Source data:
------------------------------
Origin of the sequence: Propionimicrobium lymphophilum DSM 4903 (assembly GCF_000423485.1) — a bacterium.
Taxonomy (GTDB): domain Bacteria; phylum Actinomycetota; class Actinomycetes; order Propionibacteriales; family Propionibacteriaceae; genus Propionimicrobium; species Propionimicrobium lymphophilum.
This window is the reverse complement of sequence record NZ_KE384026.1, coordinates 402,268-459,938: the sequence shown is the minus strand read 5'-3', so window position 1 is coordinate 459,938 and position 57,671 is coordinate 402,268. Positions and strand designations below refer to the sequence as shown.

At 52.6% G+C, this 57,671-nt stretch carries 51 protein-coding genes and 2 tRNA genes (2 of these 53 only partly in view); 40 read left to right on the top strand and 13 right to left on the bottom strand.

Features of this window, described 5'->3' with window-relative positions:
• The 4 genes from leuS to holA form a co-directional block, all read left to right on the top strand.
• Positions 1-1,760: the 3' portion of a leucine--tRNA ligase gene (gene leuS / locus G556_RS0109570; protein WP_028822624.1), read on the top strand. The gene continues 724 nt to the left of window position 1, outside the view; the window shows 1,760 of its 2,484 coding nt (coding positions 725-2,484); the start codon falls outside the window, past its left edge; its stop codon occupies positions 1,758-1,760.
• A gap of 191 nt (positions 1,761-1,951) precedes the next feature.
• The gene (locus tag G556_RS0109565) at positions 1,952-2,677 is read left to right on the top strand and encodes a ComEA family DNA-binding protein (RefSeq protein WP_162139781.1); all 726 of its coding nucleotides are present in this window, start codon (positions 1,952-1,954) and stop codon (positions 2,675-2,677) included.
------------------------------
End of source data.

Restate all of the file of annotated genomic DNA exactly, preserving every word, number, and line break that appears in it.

Origin of the sequence: Propionimicrobium lymphophilum DSM 4903 (assembly GCF_000423485.1) — a bacterium.
Taxonomy (GTDB): domain Bacteria; phylum Actinomycetota; class Actinomycetes; order Propionibacteriales; family Propionibacteriaceae; genus Propionimicrobium; species Propionimicrobium lymphophilum.
This window is the reverse complement of sequence record NZ_KE384026.1, coordinates 402,268-459,938: the sequence shown is the minus strand read 5'-3', so window position 1 is coordinate 459,938 and position 57,671 is coordinate 402,268. Positions and strand designations below refer to the sequence as shown.

At 52.6% G+C, this 57,671-nt stretch carries 51 protein-coding genes and 2 tRNA genes (2 of these 53 only partly in view); 40 read left to right on the top strand and 13 right to left on the bottom strand.

Features of this window, described 5'->3' with window-relative positions:
• The 4 genes from leuS to holA form a co-directional block, all read left to right on the top strand.
• Positions 1-1,760: the 3' portion of a leucine--tRNA ligase gene (gene leuS / locus G556_RS0109570; protein WP_028822624.1), read on the top strand. The gene continues 724 nt to the left of window position 1, outside the view; the window shows 1,760 of its 2,484 coding nt (coding positions 725-2,484); the start codon falls outside the window, past its left edge; its stop codon occupies positions 1,758-1,760.
• A gap of 191 nt (positions 1,761-1,951) precedes the next feature.
• The gene (locus tag G556_RS0109565) at positions 1,952-2,677 is read left to right on the top strand and encodes a ComEA family DNA-binding protein (RefSeq protein WP_162139781.1); all 726 of its coding nucleotides are present in this window, start codon (positions 1,952-1,954) and stop codon (positions 2,675-2,677) included.